Internet Shakespeare Editions


Jump to line
Help on texts

About this text

  • Title: Troilus and Cressida (Quarto 1, 1609)
  • Editor: William Godshalk
  • ISBN: 1-55058-301-8

    Copyright Internet Shakespeare Editions. This text may be freely used for educational, non-proift purposes; for all other uses contact the Coordinating Editor.
    Author: William Shakespeare
    Editor: William Godshalk
    Peer Reviewed

    Troilus and Cressida (Quarto 1, 1609)

    The history
    805With their fin'st pallat, and trust to me Ulisses
    Our imputation shalbe odly poizde
    In this vilde action, for the successe,
    Although perticuler shall giue a scantling
    Of good or bad vnto the generall,
    810And in such indexes (although small pricks
    To their subsequent volumes) there is seene,
    The baby figure of the gyant masse,
    Of things to come at large: It is suppos'd
    He that meetes Hector, yssues from our choice,
    815And choice (being mutuall act of all our soules)
    Makes merit her election, and doth boyle,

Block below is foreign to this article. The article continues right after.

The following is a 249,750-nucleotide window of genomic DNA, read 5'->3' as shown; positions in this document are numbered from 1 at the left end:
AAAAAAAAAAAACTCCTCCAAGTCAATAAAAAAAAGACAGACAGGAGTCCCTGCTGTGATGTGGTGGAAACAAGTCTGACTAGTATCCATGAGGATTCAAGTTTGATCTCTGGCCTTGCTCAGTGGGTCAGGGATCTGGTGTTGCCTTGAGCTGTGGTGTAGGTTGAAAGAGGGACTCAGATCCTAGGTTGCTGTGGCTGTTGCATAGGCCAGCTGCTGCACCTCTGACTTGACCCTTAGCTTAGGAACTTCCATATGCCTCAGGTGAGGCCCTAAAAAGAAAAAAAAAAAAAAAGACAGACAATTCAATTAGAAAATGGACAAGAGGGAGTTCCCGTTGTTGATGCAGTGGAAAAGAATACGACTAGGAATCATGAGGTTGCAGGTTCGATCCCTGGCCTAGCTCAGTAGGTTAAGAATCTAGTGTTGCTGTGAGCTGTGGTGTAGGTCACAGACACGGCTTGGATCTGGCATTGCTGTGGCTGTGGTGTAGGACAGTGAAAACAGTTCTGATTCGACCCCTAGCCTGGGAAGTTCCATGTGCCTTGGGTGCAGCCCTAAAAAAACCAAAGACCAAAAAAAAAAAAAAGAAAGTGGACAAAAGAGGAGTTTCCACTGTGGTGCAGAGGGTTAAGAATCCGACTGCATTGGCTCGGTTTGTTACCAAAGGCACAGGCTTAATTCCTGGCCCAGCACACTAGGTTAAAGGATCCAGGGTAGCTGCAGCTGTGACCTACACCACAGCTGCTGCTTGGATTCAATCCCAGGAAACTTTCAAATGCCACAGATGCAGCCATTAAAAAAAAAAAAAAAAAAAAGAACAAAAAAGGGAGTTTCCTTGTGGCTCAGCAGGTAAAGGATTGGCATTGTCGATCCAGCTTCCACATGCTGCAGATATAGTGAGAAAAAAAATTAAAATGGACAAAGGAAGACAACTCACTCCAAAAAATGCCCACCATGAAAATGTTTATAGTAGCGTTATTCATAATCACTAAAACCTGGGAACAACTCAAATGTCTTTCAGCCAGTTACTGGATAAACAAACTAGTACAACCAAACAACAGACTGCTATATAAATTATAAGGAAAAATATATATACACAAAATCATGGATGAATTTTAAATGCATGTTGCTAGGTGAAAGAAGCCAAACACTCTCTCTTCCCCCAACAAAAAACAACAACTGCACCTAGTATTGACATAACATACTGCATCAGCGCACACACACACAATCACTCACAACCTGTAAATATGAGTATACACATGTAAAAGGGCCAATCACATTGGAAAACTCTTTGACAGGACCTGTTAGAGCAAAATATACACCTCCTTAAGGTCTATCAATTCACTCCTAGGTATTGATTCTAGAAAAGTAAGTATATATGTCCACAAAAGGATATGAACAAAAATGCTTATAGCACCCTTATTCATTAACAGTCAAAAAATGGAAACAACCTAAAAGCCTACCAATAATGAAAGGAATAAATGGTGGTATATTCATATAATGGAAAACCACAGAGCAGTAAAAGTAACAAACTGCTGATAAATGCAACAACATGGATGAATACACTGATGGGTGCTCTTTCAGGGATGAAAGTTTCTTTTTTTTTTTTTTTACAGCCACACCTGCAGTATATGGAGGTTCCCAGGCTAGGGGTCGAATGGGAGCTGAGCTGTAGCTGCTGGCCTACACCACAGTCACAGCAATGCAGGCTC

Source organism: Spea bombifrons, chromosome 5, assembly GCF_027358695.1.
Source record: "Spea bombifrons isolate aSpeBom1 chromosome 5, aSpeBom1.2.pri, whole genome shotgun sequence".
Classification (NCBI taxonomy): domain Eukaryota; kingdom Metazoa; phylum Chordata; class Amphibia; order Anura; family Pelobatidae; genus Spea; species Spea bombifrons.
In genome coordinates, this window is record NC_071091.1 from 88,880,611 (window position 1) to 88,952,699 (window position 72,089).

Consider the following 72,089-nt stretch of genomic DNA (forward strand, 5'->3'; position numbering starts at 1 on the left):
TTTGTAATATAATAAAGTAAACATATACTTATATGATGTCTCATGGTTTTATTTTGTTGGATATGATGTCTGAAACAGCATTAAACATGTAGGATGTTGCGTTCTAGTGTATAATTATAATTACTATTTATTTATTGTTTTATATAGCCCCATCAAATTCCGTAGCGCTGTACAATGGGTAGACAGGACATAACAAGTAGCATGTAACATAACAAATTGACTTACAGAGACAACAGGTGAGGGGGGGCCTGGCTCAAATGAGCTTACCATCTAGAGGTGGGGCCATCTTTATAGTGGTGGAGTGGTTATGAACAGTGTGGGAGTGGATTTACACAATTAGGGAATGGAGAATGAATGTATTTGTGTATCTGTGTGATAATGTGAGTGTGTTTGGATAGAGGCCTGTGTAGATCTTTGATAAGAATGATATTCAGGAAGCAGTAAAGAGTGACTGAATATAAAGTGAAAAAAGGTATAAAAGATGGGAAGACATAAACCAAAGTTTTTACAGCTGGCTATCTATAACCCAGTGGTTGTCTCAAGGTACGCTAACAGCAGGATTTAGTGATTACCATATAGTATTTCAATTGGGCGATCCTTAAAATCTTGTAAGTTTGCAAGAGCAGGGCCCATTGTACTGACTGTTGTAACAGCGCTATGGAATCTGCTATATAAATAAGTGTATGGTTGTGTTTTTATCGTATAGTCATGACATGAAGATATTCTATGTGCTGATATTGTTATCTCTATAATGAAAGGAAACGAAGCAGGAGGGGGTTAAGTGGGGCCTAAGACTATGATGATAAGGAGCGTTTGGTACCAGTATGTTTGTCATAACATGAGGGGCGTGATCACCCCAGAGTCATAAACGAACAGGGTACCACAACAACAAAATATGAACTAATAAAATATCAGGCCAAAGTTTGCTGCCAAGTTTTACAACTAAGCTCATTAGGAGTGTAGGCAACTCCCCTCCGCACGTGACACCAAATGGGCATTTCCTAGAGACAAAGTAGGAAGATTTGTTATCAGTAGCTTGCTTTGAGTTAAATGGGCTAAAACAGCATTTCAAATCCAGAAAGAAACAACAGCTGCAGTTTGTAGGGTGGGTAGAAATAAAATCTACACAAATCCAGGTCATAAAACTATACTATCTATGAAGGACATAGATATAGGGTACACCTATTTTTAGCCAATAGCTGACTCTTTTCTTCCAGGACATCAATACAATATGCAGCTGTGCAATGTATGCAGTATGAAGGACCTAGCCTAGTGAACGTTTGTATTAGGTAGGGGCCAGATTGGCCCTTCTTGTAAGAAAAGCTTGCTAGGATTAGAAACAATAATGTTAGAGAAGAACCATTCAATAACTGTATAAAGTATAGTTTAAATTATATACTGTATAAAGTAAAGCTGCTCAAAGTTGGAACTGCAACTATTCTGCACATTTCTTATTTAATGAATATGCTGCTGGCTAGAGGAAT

(As twere from forth vs all) a man distill'd
    Out of our vertues, who miscarrying,
    What heart receiues from hence a conquering part,
    820To steele a strong opinion to themselues.
    Uliss. Giue pardon to my speech? therefore tis meete,
    825Achilles meete not Hector, let vs like Marchants
    First shew foule wares, and thinke perchance theile sell;
    If not; the luster of the better shall exceed,
    By shewing the worse first: do not consent,
    830That euer Hector and Achilles meet,
    For both our honour and our shame in this, are dog'd with
    two strange followers.
    Nest. I see them not with my old eyes what are they?
    Vless. What glory our Achilles shares from Hector
    835Were he not proud, we al! should share with him:
    But he already is too insolent.
    And it were better partch in Afrique Sunne,
    Then in the pride and sault scorne of his eyes
    Should he scape Hector faire. If he were foild,
    840Why then we do our maine opinion crush
    In taint of our best man. No, make a lottry
    And by deuise let blockish Aiax draw
    The sort to fight with Hector, among ourselues,
    Giue him allowance for the better man,
    845For that will phisick the great Myrmidon,
    Who broyles in loud applause, and make him fall,